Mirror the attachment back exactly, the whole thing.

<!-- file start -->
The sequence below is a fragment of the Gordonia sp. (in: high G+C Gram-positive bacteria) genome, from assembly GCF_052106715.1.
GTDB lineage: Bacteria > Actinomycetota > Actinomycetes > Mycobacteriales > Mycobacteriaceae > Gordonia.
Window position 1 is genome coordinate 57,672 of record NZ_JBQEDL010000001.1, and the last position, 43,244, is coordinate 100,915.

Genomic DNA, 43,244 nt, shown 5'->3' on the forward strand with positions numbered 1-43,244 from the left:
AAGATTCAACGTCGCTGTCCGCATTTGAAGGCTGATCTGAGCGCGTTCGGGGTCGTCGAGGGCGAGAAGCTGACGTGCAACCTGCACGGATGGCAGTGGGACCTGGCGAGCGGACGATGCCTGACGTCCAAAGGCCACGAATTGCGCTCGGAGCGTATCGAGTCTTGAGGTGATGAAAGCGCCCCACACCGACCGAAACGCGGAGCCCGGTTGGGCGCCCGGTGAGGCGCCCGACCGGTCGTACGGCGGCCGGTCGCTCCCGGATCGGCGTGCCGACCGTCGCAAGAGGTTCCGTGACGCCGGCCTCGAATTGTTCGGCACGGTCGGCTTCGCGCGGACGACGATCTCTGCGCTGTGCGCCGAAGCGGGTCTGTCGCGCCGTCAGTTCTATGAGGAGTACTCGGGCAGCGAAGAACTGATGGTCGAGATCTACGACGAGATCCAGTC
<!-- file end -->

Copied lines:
The sequence below is a fragment of the Gordonia sp. (in: high G+C Gram-positive bacteria) genome, from assembly GCF_052106715.1.
GTDB lineage: Bacteria > Actinomycetota > Actinomycetes > Mycobacteriales > Mycobacteriaceae > Gordonia.
Window position 1 is genome coordinate 57,672 of record NZ_JBQEDL010000001.1, and the last position, 43,244, is coordinate 100,915.

Genomic DNA, 43,244 nt, shown 5'->3' on the forward strand with positions numbered 1-43,244 from the left:
AAGATTCAACGTCGCTGTCCGCATTTGAAGGCTGATCTGAGCGCGTTCGGGGTCGTCGAGGGCGAGAAGCTGACGTGCAACCTGCACGGATGGCAGTGGGACCTGGCGAGCGGACGATGCCTGACGTCCAAAGGCCACGAATTGCGCTCGGAGCGTATCGAGTCTTGAGGTGATGAAAGCGCCCCACACCGACCGAAACGCGGAGCCCGGTTGGGCGCCCGGTGAGGCGCCCGACCGGTCGTACGGCGGCCGGTCGCTCCCGGATCGGCGTGCCGACCGTCGCAAGAGGTTCCGTGACGCCGGCCTCGAATTGTTCGGCACGGTCGGCTTCGCGCGGACGACGATCTCTGCGCTGTGCGCCGAAGCGGGTCTGTCGCGCCGTCAGTTCTATGAGGAGTACTCGGGCAGCGAAGAACTGATGGTCGAGATCTACGACGAGATCCAGTC